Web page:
Mar 17, 2008

The Productivity of the Office

I would say the vast majority of programming jobs are 40-hour/week jobs, 9-5 (or a similar time-frame). You go to an office and program for 8 hours a day with some breaks thrown in there somewhere - sometimes. Unless you work in the gaming industry, in which case you're probably working 10-12 hours a day for 6-7 days a week.

I fail to see how this is productive, for the following reasons:
  • From my experience, most good programmers program at night. You might not get started until 2 or 3 in the afternoon, but then you get going and can keep going until well after 9pm.

  • Programmer productivity is not constant over time. A lot of the code I write before 11am (when my coffee kicks in) is slower than anything I write in the afternoon. I find little mistakes, or wonder why the heck I did certain things. Even worse, I completely forget how it works unless I'm actually looking at the code. It's like when you're writing papers for that English class they made you take, and 2 months later you can't remember anything you wrote about.

  • Transportation = no fun. It's an hour (at least) commute to work today, and another to get home. Most of the stuff I do at work I can easily do at home, so I really see no reason for all this travelling.

The problem with working from home or having an unorthodox schedule is that it does not fit into the normal business world. Most people work well between 9-5. That's when the managers are in. They want to keep an eye on you while you are working.

You've also got the problem of software licenses. Many of the tools we have to use at work (even though there are free ones available that do the same thing) are proprietary software and you can't install them at home. The bosses want everyone to be working in the same environment - it makes it easier to manage - and so using the software of your choice is not an option. Neither is taking home the software that they shelled out their "hard-earned" cash for.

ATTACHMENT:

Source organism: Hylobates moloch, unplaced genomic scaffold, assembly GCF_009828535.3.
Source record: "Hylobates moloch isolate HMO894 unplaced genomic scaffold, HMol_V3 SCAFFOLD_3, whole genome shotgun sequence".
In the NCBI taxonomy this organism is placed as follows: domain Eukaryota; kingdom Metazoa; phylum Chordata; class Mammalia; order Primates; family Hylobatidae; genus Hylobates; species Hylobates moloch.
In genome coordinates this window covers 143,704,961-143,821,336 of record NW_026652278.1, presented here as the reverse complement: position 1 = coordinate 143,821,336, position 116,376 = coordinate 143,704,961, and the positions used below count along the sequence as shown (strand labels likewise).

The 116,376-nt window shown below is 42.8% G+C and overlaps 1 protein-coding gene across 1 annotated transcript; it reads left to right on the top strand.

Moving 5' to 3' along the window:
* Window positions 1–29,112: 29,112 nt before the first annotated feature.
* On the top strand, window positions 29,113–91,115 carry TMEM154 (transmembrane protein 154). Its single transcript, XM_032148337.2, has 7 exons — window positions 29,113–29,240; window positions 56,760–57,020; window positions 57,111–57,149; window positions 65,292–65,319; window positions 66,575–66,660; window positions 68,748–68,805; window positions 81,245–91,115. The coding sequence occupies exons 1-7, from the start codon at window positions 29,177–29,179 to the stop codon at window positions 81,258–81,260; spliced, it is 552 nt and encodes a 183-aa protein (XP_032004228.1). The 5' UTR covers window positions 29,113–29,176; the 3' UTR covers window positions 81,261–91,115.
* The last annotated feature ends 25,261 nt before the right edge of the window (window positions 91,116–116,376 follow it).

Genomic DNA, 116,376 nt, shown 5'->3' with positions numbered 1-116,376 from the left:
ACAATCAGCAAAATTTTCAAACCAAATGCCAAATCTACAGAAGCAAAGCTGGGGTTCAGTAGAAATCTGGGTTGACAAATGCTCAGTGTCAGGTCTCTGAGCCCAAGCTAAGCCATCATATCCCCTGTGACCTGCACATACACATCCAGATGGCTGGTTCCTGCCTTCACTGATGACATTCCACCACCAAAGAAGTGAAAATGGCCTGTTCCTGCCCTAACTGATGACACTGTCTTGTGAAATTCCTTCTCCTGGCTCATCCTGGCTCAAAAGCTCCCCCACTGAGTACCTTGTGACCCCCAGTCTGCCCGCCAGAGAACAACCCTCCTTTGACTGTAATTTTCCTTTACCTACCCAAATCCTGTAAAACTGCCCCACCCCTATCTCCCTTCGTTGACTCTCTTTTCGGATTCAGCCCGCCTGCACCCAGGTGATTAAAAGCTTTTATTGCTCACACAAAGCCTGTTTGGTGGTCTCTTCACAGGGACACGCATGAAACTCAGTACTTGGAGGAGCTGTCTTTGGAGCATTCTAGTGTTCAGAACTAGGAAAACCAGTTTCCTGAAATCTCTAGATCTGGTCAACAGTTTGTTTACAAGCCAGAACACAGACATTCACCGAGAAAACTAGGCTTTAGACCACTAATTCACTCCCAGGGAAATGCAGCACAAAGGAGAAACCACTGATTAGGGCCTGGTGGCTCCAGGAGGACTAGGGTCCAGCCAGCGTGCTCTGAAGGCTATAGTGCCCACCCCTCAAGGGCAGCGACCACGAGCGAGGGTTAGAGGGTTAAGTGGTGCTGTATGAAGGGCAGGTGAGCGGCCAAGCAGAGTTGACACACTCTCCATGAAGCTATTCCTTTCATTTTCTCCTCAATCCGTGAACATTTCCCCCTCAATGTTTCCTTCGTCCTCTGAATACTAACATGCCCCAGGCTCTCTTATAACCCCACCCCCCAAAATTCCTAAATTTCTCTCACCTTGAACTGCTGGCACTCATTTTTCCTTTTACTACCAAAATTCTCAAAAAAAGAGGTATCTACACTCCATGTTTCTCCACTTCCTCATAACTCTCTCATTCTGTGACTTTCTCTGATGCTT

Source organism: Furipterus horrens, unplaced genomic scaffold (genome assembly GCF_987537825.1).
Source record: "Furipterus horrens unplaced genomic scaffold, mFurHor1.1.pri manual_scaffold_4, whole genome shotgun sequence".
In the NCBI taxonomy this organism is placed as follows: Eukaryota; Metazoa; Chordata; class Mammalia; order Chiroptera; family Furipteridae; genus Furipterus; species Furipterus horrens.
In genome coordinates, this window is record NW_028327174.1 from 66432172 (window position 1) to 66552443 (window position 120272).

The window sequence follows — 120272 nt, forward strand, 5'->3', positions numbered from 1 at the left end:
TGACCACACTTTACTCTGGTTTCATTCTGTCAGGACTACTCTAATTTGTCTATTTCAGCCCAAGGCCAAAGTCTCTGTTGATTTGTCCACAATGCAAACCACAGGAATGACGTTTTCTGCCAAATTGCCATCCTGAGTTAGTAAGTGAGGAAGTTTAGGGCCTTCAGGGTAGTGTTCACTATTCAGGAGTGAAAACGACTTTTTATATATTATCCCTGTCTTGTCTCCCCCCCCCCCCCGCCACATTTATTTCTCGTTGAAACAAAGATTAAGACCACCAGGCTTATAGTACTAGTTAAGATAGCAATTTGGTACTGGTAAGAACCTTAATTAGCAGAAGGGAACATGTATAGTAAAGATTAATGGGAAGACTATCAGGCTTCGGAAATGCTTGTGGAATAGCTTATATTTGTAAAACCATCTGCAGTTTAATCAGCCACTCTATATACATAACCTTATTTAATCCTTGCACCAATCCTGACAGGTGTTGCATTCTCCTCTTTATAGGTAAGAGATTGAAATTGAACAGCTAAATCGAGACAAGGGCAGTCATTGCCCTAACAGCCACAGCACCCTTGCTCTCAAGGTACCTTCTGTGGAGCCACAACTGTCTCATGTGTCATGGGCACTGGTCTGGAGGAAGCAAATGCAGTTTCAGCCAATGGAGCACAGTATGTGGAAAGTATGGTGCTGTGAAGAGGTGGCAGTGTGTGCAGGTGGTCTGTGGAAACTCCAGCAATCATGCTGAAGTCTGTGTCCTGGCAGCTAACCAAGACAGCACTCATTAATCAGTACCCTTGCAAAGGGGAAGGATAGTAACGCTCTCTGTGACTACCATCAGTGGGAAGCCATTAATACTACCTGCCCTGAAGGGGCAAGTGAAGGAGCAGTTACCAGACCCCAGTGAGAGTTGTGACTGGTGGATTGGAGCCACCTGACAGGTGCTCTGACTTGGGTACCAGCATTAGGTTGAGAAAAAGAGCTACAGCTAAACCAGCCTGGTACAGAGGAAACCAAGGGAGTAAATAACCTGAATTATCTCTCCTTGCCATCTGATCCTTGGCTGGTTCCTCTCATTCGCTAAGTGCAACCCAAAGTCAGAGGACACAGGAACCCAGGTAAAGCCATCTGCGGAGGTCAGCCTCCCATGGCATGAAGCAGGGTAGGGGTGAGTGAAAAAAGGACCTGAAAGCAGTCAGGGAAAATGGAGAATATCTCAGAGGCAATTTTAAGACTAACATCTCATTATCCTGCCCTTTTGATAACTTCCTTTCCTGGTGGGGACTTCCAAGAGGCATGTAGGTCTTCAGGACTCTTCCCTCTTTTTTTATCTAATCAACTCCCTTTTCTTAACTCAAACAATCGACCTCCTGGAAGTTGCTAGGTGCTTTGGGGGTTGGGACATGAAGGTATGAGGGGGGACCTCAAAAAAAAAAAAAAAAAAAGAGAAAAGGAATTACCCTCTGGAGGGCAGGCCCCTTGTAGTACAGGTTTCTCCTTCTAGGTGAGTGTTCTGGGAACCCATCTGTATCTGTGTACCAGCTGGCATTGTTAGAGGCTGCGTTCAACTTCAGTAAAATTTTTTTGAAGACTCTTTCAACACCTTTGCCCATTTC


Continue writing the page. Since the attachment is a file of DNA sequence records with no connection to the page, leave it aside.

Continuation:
I did contract work for a while. Although it doesn't pay as well and isn't a nice steady income, it is a much nicer work environment. I could sleep in each day, the commute was walking from my bedroom to my computer room (with maybe a side trip to the kitchen and/or the bathroom). My only problem with this environment is that there is no line between work and home unless you impose it on yourself. The greatest thing about working in an office is that as soon as you leave the office, you can completely forget about the work you do until the next morning - unfortunately in my situation I tend to forget a lot of the work that I did the previous evening until midday after the fog in my head has cleared a little.


thecodewitch said...


Unless you work in the gaming industry, in which case you're probably working 10-12 hours a day for 6-7 days a week.

I still wince when I remember working in the games industry. It has to be the WORST place you can work as a programmer. Sweatshop working conditions, repetitive unimaginative and uninteresting projects (just look at the games in your local games shop, try to find one title that doesn't involve shooting, racing, or shooting while racing) and worst of all nasty, soul crushing double talk from sadistic HR dweebs who tell you "but its fun, isn't it?" as a justification for barely paying a living wage.

Rob Britton said...

I've been reading on Slashdot and other media that some veteran game programmers are leaving the big-times and going into indy development. Maybe that's the way to go?